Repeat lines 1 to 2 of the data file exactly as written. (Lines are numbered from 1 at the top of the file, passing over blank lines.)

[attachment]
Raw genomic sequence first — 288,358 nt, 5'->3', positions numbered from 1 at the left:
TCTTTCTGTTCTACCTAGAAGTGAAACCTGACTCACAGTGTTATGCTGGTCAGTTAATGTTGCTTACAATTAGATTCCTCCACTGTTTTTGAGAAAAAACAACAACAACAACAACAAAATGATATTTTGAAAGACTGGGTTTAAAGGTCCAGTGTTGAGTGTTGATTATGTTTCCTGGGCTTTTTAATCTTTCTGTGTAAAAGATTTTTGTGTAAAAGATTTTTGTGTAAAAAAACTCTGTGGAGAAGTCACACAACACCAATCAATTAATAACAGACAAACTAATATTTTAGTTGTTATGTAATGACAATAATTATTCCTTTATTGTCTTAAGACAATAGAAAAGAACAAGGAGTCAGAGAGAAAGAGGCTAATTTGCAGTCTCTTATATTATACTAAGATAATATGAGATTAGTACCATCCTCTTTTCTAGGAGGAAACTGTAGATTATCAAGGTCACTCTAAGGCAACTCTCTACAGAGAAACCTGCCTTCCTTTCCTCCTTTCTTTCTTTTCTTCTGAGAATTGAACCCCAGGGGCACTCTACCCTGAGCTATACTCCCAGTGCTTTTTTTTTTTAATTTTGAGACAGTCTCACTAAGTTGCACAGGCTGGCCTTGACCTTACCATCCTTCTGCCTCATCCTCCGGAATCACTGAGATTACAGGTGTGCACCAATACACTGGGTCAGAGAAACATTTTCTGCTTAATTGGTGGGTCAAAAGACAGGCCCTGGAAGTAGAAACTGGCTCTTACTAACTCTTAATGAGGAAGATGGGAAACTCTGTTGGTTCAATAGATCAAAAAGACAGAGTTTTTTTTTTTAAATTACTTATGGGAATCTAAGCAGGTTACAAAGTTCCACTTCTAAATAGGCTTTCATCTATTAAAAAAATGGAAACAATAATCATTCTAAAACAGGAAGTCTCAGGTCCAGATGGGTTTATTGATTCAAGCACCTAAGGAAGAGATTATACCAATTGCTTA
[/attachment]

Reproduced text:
Raw genomic sequence first — 288,358 nt, 5'->3', positions numbered from 1 at the left:
TCTTTCTGTTCTACCTAGAAGTGAAACCTGACTCACAGTGTTATGCTGGTCAGTTAATGTTGCTTACAATTAGATTCCTCCACTGTTTTTGAGAAAAAACAACAACAACAACAACAAAATGATATTTTGAAAGACTGGGTTTAAAGGTCCAGTGTTGAGTGTTGATTATGTTTCCTGGGCTTTTTAATCTTTCTGTGTAAAAGATTTTTGTGTAAAAGATTTTTGTGTAAAAAAACTCTGTGGAGAAGTCACACAACACCAATCAATTAATAACAGACAAACTAATATTTTAGTTGTTATGTAATGACAATAATTATTCCTTTATTGTCTTAAGACAATAGAAAAGAACAAGGAGTCAGAGAGAAAGAGGCTAATTTGCAGTCTCTTATATTATACTAAGATAATATGAGATTAGTACCATCCTCTTTTCTAGGAGGAAACTGTAGATTATCAAGGTCACTCTAAGGCAACTCTCTACAGAGAAACCTGCCTTCCTTTCCTCCTTTCTTTCTTTTCTTCTGAGAATTGAACCCCAGGGGCACTCTACCCTGAGCTATACTCCCAGTGCTTTTTTTTTTTAATTTTGAGACAGTCTCACTAAGTTGCACAGGCTGGCCTTGACCTTACCATCCTTCTGCCTCATCCTCCGGAATCACTGAGATTACAGGTGTGCACCAATACACTGGGTCAGAGAAACATTTTCTGCTTAATTGGTGGGTCAAAAGACAGGCCCTGGAAGTAGAAACTGGCTCTTACTAACTCTTAATGAGGAAGATGGGAAACTCTGTTGGTTCAATAGATCAAAAAGACAGAGTTTTTTTTTTTAAATTACTTATGGGAATCTAAGCAGGTTACAAAGTTCCACTTCTAAATAGGCTTTCATCTATTAAAAAAATGGAAACAATAATCATTCTAAAACAGGAAGTCTCAGGTCCAGATGGGTTTATTGATTCAAGCACCTAAGGAAGAGATTATACCAATTGCTTA